But for more than four decades now, I have resisted and opposed all those trends. And one of the main things that still constrains me is Dr. Feinberg’s admonition to a second-year seminary student—which continually echoes in my head as I prepare my sermons—reminding me to keep focused on the main thing, to concentrate on getting the meaning of Scripture right, and to consume my energies preaching the Word of God as accurately and as faithfully as possible.

 

(Adapted from The Master’s Plan for the Church.)


Available online at: http://www.gty.org/resources/Blog/B140106     COPYRIGHT ©2014 Grace to You

“Hey Preacher, You Suck and Nobody Likes You!”

During a recent trip to Virginia I was reading Wesley’s journals on the airplane, and I stumbled across the entry below. It really impacted me. In fact, I handed the book to my wife and asked her to read the underlined part. As she read, her eyes grew wide, and she looked at me and said, “WOW!”  Why? Because when we imagine guys like John Wesley, we imagine (because they are so effective, popular, and almost saintly) that they never experienced the pain of harsh criticism from parishioners. We might also imagine that if they did, they simply dismissed it or had some profound spiritual correction for the critic. Not so in this entry. It is actually very “human” and written differently from most everything I have read in Wesley’s journal up to this point. Read on…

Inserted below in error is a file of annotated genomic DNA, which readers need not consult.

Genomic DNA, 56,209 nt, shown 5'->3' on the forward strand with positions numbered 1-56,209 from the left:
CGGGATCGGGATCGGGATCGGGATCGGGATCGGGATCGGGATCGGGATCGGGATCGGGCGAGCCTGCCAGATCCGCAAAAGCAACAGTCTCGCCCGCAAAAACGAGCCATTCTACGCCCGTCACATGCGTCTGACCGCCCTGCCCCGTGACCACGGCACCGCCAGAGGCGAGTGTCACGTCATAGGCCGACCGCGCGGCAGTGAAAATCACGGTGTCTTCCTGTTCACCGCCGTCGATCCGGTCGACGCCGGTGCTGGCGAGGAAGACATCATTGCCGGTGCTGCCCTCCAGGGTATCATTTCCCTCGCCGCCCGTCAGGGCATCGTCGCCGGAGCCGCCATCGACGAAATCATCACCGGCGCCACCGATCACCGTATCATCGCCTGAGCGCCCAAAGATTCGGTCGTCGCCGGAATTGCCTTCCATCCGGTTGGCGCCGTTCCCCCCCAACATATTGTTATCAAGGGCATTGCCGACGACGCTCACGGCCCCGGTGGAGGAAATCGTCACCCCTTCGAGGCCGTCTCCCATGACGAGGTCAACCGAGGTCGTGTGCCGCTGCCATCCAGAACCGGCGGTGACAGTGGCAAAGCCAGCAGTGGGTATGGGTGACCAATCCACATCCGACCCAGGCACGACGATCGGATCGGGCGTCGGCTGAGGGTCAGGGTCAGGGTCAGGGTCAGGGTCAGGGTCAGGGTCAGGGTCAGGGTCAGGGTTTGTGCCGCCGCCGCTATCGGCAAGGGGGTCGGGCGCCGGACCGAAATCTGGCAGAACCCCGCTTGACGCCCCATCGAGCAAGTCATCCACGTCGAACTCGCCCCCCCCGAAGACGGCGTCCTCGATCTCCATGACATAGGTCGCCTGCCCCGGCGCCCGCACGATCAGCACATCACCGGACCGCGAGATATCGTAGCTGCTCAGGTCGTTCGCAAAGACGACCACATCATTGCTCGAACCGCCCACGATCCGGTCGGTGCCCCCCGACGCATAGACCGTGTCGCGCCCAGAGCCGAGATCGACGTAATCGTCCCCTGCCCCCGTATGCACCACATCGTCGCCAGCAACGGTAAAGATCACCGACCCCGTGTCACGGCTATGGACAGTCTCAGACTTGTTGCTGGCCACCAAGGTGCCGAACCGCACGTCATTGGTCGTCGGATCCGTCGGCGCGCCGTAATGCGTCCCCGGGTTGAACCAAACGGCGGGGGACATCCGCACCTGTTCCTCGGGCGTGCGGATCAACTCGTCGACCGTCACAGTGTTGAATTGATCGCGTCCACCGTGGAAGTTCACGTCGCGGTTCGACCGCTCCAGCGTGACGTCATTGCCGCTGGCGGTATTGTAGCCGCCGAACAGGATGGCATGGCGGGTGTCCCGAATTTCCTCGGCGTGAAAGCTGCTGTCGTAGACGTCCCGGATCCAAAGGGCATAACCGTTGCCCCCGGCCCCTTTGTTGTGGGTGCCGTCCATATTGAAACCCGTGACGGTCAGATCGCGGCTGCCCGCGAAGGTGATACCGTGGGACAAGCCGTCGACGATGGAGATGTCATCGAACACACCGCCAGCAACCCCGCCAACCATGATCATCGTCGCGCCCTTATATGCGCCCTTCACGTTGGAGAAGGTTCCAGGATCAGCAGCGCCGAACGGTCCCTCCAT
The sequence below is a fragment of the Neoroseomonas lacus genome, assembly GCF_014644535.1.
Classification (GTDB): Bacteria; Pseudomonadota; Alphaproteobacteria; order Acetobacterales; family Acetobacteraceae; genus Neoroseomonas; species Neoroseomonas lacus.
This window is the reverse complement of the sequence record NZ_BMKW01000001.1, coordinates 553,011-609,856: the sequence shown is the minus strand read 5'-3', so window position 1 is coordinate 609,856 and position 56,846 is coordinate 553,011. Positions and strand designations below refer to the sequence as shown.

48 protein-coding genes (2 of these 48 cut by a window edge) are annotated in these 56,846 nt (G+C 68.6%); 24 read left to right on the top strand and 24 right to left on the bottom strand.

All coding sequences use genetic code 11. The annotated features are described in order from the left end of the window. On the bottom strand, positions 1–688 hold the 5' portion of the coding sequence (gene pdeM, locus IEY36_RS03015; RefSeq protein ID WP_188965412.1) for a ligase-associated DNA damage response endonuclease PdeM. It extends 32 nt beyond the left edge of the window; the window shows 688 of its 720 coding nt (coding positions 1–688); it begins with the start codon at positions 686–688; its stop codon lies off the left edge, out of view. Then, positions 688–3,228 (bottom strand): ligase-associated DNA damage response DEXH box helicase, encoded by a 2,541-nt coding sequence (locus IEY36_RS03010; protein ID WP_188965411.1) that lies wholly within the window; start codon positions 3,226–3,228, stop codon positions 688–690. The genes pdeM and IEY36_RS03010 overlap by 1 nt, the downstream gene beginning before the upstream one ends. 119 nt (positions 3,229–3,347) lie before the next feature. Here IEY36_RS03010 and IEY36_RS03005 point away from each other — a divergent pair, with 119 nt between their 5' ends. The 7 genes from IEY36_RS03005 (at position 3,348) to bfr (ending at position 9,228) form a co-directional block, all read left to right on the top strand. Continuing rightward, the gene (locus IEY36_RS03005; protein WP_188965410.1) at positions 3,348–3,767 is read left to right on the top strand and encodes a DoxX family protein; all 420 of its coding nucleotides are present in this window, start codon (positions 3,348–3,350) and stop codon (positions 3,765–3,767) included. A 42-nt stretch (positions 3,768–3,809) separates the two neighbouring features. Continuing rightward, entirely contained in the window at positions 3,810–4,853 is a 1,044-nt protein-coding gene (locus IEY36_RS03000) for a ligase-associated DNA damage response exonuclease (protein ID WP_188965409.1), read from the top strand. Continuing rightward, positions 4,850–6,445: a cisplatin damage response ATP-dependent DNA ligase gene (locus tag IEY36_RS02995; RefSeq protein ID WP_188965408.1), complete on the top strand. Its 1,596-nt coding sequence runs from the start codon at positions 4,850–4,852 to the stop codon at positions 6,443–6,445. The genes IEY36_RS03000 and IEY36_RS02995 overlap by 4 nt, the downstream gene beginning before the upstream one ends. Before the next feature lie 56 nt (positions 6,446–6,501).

Read More: http://thinktheology.org/people-harshly-criticize-preaching-ministry/

Counseling Related Questions: What Does the Bible Say about Abuse?